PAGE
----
The German state of Thuringia, which financed the school, had quickly gone from a liberal government to conservative and disapproving; in 1925, the school was closed. It reopened in Dessau, where the city government was more welcoming.
Gropius designed the school’s three-pronged new building, which garnered much attention. Designs for the new masters’ houses employed classically Modernist flat roofs over basic cube elements. Ideally, the cubes could be added onto or rearranged to create individuality among the economical, uniform elements.
Until 1927, there was no official architecture department at the school. But all along, students, and in fact, most of the workshops, had worked on private commissions taken on by Gropius and Meyer. So technically there are few actual Bauhaus buildings — they’re more accurately described as Bauhaus style. The ideal was for all of the crafts to come together and create a complete work.
Life at the Bauhaus wasn’t all seriousness. There were frequent costume balls where the students outdid one another with elaborately constructed, playful clothing designs. Look at photographs of the students and the energy and enthusiasm is evident. But at the same time, the Nazis were rising to power and judged the Bauhaus as “degenerate art.” Hannes Meyer, the director from 1928 to 1930 (chosen by Gropius) was fired by the Dessau mayor for his Communist leanings, but in fact, Meyer repudiated much of the Bauhaus philosophy and had already forced out many masters. The final director, Mies, oversaw the school until Nazis took over the Dessau city government and cut off funding in 1932. Mies briefly secured private funding and reopened the Bauhaus in Berlin, but it was closed by the Nazis in 1933.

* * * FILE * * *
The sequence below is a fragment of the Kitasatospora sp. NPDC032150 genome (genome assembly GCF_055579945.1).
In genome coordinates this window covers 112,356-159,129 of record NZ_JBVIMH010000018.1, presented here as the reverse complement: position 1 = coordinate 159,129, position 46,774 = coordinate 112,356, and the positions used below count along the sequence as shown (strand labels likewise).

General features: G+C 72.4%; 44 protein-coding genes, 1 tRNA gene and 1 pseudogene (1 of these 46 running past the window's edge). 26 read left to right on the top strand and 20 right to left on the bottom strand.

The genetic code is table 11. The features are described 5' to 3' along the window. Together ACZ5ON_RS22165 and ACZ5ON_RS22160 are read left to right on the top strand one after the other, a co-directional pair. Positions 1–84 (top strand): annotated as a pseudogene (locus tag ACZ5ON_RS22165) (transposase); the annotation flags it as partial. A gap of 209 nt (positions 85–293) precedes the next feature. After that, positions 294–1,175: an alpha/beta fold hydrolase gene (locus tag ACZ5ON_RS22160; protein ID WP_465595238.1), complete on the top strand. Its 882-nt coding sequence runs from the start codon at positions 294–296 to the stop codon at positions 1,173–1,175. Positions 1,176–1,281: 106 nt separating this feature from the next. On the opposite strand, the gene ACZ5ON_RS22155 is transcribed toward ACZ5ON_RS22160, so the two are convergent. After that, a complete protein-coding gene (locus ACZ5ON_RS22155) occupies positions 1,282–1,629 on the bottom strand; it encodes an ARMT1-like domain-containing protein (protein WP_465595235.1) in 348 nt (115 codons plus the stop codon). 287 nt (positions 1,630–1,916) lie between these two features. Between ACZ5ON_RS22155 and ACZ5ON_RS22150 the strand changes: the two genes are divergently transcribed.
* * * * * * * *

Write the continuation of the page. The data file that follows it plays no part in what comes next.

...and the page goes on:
What the Nazis couldn’t have anticipated was that fleeing students and professors would spread the school’s influence across the world. A number went to Palestine, where they created the White City, some 4,000 Bauhaus-influenced buildings in Tel Aviv, Israel, now a UNESCO world heritage site. Many key figures (which reads like a “who’s who” of early Modern art and architecture) moved to the United States. Gropius was the chair of Harvard’s Department of Architecture from 1938 until he retired in 1952. Mies left Germany in 1937 and became head of the architecture department at what would become the Illinois Institute of Technology, where he also designed much of the campus. Breuer followed Gropius to Harvard and left to form his own New York architectural practice in 1941. Moholy-Nagy ran the New Bauhaus in Chicago, Illinois, which lasted only a year. He then founded the Institute of Design, which was absorbed into the Illinois Institute of Technology. Albers became an art professor at the fabled Black Mountain, then joined the design department at Yale. These Bauhaus veterans had a profound effect on American architecture, art, and design. The influence of the Bauhaus reaches far beyond a school of thought, shaping concepts of art and design around the globe today.